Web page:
Klebsiella pneumonia: The bad gut bacteria that makes you drunk even without alcohol
10/01/2020 // Virgilio Marin // Views

It turns out, you don’t need alcohol to get drunk, says a recent study published in the journal Cell Metabolism.

Scientists have identified a certain strain of gut bacteria that produces enormous amounts of alcohol. Those who have the strain in the gut aren’t just more likely to get drunk even without tasting a drop of alcohol; they also risk developing non-alcoholic fatty liver disease (NAFLD).

NAFLD refers to a range of liver diseases that affect those who drink little to no alcohol. It’s often characterized by a buildup of fat in the liver. NAFLD is among the most prevalent diseases in the world. In the U.S., it's the most common form of chronic liver disease, affecting around a quarter of all American adults. Despite its prevalence, scientists still don’t know its exact cause.

Get drunk, damage the liver

The researchers made the discovery after encountering a patient with severe liver damage. In particular, the patient also has a rare condition called auto-brewery syndrome (ABS), which causes him to get drunk after eating sugary foods.

At first, the team thought the patient had a yeast infection. People with ABS are prone to yeast infections, which also produces alcohol in the gut and cause intoxication in patients. But when anti-yeast medicine didn’t work, the team realized there was something else involved. After taking fecal samples from the patient, they found that he had several strains of Klebsiella pneumonia that produced high levels of alcohol in the man.

K. pneumonia is considered a commensal bacteria, that is, it benefits from its host without hurting him. The strains isolated from the patient’s gut, however, produced up to six times more alcohol than those found in healthy people. The team also took gut microbiome samples from healthy people and those with NAFLD. The researchers noted that nearly 60 percent of samples from those with NAFLD contained medium to high concentrations of the alcohol-producing K. pneumonia. In contrast, only six percent of healthy samples carried these strains.


The team also conducted in vivo studies by feeding germ-free mice with K. pneumonia isolated from the ABS patient. After the first month, the mice developed a fatty liver. In the next month, the mice had a liver that exhibited signs of scarring, indicating that long-term liver damage had been made. However, the damage was reversed when they were given an antibiotic. The team noted that the progression of liver disease in the mice was similar to that of mice fed with alcohol.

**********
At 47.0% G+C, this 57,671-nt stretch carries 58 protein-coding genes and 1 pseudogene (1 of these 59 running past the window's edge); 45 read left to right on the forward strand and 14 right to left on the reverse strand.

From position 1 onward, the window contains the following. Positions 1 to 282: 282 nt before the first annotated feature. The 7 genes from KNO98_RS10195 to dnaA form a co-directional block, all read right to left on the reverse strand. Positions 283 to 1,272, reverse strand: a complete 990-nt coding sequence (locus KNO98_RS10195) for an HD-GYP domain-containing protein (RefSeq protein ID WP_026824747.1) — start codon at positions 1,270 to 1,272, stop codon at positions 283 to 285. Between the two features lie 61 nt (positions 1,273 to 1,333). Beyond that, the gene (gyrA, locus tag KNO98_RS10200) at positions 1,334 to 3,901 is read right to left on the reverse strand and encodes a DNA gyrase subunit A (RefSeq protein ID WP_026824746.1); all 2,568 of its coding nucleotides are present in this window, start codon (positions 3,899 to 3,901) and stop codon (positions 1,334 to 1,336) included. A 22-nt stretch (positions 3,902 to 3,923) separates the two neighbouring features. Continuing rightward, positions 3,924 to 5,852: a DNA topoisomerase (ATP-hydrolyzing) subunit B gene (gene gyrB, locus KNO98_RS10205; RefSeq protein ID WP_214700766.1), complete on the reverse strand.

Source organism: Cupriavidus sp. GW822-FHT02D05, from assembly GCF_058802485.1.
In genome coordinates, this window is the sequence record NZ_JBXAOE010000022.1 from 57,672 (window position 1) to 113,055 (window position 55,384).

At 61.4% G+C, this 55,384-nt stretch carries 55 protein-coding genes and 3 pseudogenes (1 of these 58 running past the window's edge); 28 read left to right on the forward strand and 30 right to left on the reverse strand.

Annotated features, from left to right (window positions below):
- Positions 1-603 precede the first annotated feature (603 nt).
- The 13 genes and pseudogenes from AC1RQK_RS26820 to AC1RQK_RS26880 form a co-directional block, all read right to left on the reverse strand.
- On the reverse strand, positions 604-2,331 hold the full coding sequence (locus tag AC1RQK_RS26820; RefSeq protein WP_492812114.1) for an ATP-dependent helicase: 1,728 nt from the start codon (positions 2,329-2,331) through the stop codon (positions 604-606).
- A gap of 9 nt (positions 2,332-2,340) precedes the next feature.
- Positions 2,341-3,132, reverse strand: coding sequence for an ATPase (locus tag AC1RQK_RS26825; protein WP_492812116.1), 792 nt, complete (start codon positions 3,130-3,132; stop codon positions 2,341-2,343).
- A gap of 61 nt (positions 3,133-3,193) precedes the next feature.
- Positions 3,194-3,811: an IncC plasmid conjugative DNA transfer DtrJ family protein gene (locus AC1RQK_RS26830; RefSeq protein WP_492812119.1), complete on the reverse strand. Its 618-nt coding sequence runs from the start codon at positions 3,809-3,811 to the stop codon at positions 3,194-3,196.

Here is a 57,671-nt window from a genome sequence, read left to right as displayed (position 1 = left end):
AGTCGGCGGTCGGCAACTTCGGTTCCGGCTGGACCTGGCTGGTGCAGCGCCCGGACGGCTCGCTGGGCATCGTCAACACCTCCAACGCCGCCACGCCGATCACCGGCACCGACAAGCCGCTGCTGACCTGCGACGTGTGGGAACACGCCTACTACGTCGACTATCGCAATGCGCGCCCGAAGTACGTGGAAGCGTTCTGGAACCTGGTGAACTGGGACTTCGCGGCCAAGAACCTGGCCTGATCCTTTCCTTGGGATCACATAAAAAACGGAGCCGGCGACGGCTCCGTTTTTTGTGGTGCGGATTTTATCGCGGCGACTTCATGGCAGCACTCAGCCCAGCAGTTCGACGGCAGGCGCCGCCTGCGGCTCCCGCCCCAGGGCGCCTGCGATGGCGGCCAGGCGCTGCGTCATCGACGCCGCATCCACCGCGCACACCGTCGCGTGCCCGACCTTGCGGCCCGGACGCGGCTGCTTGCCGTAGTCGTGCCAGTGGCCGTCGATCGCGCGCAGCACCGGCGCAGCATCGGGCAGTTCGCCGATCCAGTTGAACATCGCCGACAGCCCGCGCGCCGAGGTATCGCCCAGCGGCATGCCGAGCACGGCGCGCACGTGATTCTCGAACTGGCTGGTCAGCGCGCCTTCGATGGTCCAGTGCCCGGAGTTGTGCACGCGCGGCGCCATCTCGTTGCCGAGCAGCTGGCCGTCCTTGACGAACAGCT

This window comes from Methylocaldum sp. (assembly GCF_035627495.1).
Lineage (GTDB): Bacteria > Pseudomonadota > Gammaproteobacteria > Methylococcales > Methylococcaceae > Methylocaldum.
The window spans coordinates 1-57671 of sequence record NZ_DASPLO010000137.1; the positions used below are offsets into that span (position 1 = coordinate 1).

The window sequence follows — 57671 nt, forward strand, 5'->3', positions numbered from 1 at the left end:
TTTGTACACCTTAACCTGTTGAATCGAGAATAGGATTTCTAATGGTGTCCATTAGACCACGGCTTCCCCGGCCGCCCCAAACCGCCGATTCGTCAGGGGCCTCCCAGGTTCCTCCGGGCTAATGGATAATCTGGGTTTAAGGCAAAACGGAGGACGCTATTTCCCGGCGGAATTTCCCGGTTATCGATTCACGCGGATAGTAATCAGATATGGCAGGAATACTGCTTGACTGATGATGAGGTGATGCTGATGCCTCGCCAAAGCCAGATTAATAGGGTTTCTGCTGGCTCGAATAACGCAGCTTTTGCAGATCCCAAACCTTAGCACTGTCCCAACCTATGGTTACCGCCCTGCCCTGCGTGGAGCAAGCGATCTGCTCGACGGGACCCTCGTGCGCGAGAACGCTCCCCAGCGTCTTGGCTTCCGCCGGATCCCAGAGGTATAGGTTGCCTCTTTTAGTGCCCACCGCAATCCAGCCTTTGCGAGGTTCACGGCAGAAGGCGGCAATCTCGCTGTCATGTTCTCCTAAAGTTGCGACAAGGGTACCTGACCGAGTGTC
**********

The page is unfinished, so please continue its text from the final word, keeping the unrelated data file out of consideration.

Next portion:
“NAFLD is a heterogeneous disease and may have many causes,” explained co-author Jing Yuan. “Our study shows K. pneumonia is very likely to be one of them.”

However, it’s still unclear why bad K. pneumonia affects some people but poses little to no harm to others. According to co-author Di Liu, it boils down to genetic differences: Some people may harbor a gut environment that’s suitable for the growth and colonization of bad K. pneumonia.

Liu also posited that these bacteria are transmitted from carriers such as food: “It’s likely that these particular bacteria enter people's body via some carriers from the environment, like food.” He noted that these carriers are not prevalent as the cases of NAFLD are relatively few. (Related: Study links intestinal fungus to alcoholic liver disease.)

The researchers said that their findings can help screen and treat NAFLD cases caused by bad K. pneumonia. The bacteria produce alcohol using sugar, which means patients have a detectable amount of alcohol in their blood after ingesting a simple glucose drink.

“If we can identify the cause sooner, we could treat and even prevent liver damage,” said Yuan.

Prevention.news has more on the treatment and prevention of NAFLD.

Sources include:




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